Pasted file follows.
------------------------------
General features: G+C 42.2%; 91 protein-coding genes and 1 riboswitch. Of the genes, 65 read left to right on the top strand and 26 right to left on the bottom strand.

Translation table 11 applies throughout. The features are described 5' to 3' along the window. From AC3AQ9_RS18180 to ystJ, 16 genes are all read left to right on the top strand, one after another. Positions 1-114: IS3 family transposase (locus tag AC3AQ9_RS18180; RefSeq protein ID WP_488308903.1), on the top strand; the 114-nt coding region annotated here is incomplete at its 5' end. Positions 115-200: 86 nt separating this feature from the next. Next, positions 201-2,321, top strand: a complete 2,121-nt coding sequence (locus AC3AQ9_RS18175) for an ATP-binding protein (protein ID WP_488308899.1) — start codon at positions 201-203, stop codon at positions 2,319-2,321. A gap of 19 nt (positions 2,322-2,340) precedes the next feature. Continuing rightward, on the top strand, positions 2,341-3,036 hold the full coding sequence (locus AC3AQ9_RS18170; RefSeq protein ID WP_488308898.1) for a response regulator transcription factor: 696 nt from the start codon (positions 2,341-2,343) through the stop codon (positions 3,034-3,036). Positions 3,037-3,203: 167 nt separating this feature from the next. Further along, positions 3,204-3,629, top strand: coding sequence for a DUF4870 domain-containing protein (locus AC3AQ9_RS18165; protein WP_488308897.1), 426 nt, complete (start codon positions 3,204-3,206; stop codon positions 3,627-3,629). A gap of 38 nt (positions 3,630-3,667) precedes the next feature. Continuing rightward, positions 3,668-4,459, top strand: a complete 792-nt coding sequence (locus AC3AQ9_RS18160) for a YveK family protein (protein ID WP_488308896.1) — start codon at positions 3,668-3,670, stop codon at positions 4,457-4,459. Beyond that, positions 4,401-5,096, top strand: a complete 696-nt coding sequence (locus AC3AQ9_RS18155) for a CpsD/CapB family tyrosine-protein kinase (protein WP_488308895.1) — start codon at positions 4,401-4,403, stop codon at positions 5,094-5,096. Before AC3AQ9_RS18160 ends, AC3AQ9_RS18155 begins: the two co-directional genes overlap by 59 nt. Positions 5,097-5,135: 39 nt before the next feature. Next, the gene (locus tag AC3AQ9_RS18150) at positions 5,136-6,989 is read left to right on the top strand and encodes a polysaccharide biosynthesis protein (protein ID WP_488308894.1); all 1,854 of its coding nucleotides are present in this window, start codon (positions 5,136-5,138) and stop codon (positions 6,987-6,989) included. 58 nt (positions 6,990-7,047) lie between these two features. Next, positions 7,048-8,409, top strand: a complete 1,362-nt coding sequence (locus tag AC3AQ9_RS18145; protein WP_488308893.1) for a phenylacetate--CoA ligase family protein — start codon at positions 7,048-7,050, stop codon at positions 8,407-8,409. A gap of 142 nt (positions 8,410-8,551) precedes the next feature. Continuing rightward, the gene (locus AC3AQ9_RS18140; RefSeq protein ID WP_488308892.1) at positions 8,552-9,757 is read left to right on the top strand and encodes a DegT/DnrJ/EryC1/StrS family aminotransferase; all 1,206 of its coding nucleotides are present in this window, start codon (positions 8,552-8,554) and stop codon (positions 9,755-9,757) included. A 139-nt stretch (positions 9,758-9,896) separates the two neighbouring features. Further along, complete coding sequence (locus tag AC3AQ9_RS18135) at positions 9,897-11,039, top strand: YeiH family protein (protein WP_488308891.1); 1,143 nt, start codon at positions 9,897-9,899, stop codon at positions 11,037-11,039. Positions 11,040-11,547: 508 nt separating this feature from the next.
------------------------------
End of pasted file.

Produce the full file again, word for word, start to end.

General features: G+C 42.2%; 91 protein-coding genes and 1 riboswitch. Of the genes, 65 read left to right on the top strand and 26 right to left on the bottom strand.

Translation table 11 applies throughout. The features are described 5' to 3' along the window. From AC3AQ9_RS18180 to ystJ, 16 genes are all read left to right on the top strand, one after another. Positions 1-114: IS3 family transposase (locus tag AC3AQ9_RS18180; RefSeq protein ID WP_488308903.1), on the top strand; the 114-nt coding region annotated here is incomplete at its 5' end. Positions 115-200: 86 nt separating this feature from the next. Next, positions 201-2,321, top strand: a complete 2,121-nt coding sequence (locus AC3AQ9_RS18175) for an ATP-binding protein (protein ID WP_488308899.1) — start codon at positions 201-203, stop codon at positions 2,319-2,321. A gap of 19 nt (positions 2,322-2,340) precedes the next feature. Continuing rightward, on the top strand, positions 2,341-3,036 hold the full coding sequence (locus AC3AQ9_RS18170; RefSeq protein ID WP_488308898.1) for a response regulator transcription factor: 696 nt from the start codon (positions 2,341-2,343) through the stop codon (positions 3,034-3,036). Positions 3,037-3,203: 167 nt separating this feature from the next. Further along, positions 3,204-3,629, top strand: coding sequence for a DUF4870 domain-containing protein (locus AC3AQ9_RS18165; protein WP_488308897.1), 426 nt, complete (start codon positions 3,204-3,206; stop codon positions 3,627-3,629). A gap of 38 nt (positions 3,630-3,667) precedes the next feature. Continuing rightward, positions 3,668-4,459, top strand: a complete 792-nt coding sequence (locus AC3AQ9_RS18160) for a YveK family protein (protein ID WP_488308896.1) — start codon at positions 3,668-3,670, stop codon at positions 4,457-4,459. Beyond that, positions 4,401-5,096, top strand: a complete 696-nt coding sequence (locus AC3AQ9_RS18155) for a CpsD/CapB family tyrosine-protein kinase (protein WP_488308895.1) — start codon at positions 4,401-4,403, stop codon at positions 5,094-5,096. Before AC3AQ9_RS18160 ends, AC3AQ9_RS18155 begins: the two co-directional genes overlap by 59 nt. Positions 5,097-5,135: 39 nt before the next feature. Next, the gene (locus tag AC3AQ9_RS18150) at positions 5,136-6,989 is read left to right on the top strand and encodes a polysaccharide biosynthesis protein (protein ID WP_488308894.1); all 1,854 of its coding nucleotides are present in this window, start codon (positions 5,136-5,138) and stop codon (positions 6,987-6,989) included. 58 nt (positions 6,990-7,047) lie between these two features. Next, positions 7,048-8,409, top strand: a complete 1,362-nt coding sequence (locus tag AC3AQ9_RS18145; protein WP_488308893.1) for a phenylacetate--CoA ligase family protein — start codon at positions 7,048-7,050, stop codon at positions 8,407-8,409. A gap of 142 nt (positions 8,410-8,551) precedes the next feature. Continuing rightward, the gene (locus AC3AQ9_RS18140; RefSeq protein ID WP_488308892.1) at positions 8,552-9,757 is read left to right on the top strand and encodes a DegT/DnrJ/EryC1/StrS family aminotransferase; all 1,206 of its coding nucleotides are present in this window, start codon (positions 8,552-8,554) and stop codon (positions 9,755-9,757) included. A 139-nt stretch (positions 9,758-9,896) separates the two neighbouring features. Further along, complete coding sequence (locus tag AC3AQ9_RS18135) at positions 9,897-11,039, top strand: YeiH family protein (protein WP_488308891.1); 1,143 nt, start codon at positions 9,897-9,899, stop codon at positions 11,037-11,039. Positions 11,040-11,547: 508 nt separating this feature from the next.